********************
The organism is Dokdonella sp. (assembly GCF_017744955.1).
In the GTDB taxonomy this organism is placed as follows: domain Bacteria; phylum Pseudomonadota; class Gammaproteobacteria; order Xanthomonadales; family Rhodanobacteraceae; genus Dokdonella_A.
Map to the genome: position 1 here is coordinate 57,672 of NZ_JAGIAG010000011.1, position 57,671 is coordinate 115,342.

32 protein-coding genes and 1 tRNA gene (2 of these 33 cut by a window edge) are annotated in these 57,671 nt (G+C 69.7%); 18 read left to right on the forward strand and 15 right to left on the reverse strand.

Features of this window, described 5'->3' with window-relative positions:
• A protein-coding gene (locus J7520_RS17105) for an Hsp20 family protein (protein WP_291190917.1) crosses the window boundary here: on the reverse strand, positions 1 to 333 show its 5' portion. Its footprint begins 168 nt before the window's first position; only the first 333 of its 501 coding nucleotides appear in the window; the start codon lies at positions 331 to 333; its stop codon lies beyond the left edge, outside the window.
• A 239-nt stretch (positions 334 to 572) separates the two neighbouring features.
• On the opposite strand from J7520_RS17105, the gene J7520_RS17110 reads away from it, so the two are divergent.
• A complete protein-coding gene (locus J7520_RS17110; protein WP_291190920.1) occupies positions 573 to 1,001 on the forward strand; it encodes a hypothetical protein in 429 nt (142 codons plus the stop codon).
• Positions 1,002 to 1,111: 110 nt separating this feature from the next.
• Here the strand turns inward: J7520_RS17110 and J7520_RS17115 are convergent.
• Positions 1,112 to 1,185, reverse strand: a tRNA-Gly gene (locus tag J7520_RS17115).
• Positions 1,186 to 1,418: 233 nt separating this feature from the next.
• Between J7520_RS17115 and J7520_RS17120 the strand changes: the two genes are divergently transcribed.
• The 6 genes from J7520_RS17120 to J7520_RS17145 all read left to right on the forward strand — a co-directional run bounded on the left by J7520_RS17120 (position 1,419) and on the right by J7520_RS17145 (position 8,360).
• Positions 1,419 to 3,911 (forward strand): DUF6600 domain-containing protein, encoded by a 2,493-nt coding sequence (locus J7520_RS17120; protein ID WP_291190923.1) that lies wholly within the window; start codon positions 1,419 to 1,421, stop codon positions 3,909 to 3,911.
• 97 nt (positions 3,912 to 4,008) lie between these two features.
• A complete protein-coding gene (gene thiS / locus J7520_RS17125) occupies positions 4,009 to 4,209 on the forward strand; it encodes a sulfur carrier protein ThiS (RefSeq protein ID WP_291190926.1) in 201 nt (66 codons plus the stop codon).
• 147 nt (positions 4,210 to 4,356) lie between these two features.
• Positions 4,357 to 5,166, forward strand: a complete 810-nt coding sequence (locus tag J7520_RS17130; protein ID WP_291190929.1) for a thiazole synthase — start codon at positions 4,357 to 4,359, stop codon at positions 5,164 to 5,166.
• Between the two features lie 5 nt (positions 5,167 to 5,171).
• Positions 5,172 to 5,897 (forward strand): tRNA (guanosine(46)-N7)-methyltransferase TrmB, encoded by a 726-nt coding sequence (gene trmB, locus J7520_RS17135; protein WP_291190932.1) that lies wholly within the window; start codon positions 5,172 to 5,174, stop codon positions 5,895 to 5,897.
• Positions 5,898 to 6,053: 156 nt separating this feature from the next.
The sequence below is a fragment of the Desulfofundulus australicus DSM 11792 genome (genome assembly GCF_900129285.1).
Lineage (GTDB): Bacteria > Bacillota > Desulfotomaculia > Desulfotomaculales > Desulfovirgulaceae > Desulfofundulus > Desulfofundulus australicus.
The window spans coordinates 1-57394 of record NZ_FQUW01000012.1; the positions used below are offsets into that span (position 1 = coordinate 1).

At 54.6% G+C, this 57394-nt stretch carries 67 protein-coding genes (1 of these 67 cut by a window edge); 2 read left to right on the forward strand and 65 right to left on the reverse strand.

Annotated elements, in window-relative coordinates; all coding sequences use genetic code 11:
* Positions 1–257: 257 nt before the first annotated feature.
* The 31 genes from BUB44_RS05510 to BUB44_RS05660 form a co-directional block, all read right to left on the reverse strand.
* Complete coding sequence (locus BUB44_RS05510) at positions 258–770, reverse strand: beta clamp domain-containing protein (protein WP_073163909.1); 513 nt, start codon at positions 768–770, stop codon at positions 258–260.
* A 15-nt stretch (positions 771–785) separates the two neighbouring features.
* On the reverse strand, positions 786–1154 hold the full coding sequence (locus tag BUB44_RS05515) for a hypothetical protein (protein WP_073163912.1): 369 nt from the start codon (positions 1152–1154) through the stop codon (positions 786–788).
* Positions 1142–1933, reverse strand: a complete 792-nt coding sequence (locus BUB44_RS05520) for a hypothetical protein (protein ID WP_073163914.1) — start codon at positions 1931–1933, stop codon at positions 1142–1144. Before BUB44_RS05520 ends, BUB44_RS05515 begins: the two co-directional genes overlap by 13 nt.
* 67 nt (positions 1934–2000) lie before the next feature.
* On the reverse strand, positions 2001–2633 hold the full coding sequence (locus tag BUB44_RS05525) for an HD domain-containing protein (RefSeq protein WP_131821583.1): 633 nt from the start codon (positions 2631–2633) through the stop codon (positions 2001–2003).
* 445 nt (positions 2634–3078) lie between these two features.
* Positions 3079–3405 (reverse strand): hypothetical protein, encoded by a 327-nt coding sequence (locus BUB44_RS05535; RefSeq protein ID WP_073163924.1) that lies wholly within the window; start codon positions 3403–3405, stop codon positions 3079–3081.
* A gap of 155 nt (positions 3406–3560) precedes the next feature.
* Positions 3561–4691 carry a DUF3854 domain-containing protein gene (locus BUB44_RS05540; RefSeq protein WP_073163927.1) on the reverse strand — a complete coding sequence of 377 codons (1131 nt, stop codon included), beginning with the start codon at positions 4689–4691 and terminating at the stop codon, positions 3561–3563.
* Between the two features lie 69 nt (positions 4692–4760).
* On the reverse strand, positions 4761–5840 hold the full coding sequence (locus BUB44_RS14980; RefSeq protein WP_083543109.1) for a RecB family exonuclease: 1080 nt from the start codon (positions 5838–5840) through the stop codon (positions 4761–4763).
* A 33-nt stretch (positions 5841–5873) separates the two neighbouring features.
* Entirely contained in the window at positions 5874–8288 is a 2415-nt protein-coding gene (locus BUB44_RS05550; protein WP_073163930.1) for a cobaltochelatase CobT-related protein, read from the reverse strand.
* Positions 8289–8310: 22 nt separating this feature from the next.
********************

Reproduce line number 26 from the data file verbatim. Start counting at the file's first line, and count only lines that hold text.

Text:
The window spans coordinates 1-57394 of record NZ_FQUW01000012.1; the positions used below are offsets into that span (position 1 = coordinate 1).